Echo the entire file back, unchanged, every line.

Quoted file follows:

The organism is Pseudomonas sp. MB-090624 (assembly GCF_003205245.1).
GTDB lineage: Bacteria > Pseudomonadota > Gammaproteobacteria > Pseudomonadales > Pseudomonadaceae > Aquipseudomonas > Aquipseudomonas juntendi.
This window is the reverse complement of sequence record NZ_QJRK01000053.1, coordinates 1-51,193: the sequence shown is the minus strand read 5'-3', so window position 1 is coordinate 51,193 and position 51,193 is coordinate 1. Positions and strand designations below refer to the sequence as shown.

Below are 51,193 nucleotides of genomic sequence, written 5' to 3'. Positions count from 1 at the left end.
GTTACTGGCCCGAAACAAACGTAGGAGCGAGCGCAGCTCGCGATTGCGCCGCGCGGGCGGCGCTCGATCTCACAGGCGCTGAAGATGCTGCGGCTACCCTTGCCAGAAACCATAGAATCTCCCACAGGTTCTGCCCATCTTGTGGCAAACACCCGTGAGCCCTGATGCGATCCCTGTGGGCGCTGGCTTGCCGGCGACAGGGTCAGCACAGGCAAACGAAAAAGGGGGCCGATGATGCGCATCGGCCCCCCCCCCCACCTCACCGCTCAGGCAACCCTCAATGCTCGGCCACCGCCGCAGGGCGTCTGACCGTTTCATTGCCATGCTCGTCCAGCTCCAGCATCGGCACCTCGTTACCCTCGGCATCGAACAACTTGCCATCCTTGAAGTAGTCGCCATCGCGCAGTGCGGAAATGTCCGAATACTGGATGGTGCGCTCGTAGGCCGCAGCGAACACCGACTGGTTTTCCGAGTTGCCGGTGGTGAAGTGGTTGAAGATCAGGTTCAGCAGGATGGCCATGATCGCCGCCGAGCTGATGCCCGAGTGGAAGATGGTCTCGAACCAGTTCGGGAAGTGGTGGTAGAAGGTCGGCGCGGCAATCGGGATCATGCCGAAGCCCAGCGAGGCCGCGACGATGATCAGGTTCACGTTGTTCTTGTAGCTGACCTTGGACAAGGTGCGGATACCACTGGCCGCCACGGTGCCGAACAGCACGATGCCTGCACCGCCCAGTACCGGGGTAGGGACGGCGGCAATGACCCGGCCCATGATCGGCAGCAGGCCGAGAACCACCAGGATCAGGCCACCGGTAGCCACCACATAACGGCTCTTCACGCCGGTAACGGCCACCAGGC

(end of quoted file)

The organism is Pseudomonas sp. MB-090624 (assembly GCF_003205245.1).
GTDB lineage: Bacteria > Pseudomonadota > Gammaproteobacteria > Pseudomonadales > Pseudomonadaceae > Aquipseudomonas > Aquipseudomonas juntendi.
This window is the reverse complement of sequence record NZ_QJRK01000053.1, coordinates 1-51,193: the sequence shown is the minus strand read 5'-3', so window position 1 is coordinate 51,193 and position 51,193 is coordinate 1. Positions and strand designations below refer to the sequence as shown.

Below are 51,193 nucleotides of genomic sequence, written 5' to 3'. Positions count from 1 at the left end.
GTTACTGGCCCGAAACAAACGTAGGAGCGAGCGCAGCTCGCGATTGCGCCGCGCGGGCGGCGCTCGATCTCACAGGCGCTGAAGATGCTGCGGCTACCCTTGCCAGAAACCATAGAATCTCCCACAGGTTCTGCCCATCTTGTGGCAAACACCCGTGAGCCCTGATGCGATCCCTGTGGGCGCTGGCTTGCCGGCGACAGGGTCAGCACAGGCAAACGAAAAAGGGGGCCGATGATGCGCATCGGCCCCCCCCCCCACCTCACCGCTCAGGCAACCCTCAATGCTCGGCCACCGCCGCAGGGCGTCTGACCGTTTCATTGCCATGCTCGTCCAGCTCCAGCATCGGCACCTCGTTACCCTCGGCATCGAACAACTTGCCATCCTTGAAGTAGTCGCCATCGCGCAGTGCGGAAATGTCCGAATACTGGATGGTGCGCTCGTAGGCCGCAGCGAACACCGACTGGTTTTCCGAGTTGCCGGTGGTGAAGTGGTTGAAGATCAGGTTCAGCAGGATGGCCATGATCGCCGCCGAGCTGATGCCCGAGTGGAAGATGGTCTCGAACCAGTTCGGGAAGTGGTGGTAGAAGGTCGGCGCGGCAATCGGGATCATGCCGAAGCCCAGCGAGGCCGCGACGATGATCAGGTTCACGTTGTTCTTGTAGCTGACCTTGGACAAGGTGCGGATACCACTGGCCGCCACGGTGCCGAACAGCACGATGCCTGCACCGCCCAGTACCGGGGTAGGGACGGCGGCAATGACCCGGCCCATGATCGGCAGCAGGCCGAGAACCACCAGGATCAGGCCACCGGTAGCCACCACATAACGGCTCTTCACGCCGGTAACGGCCACCAGGC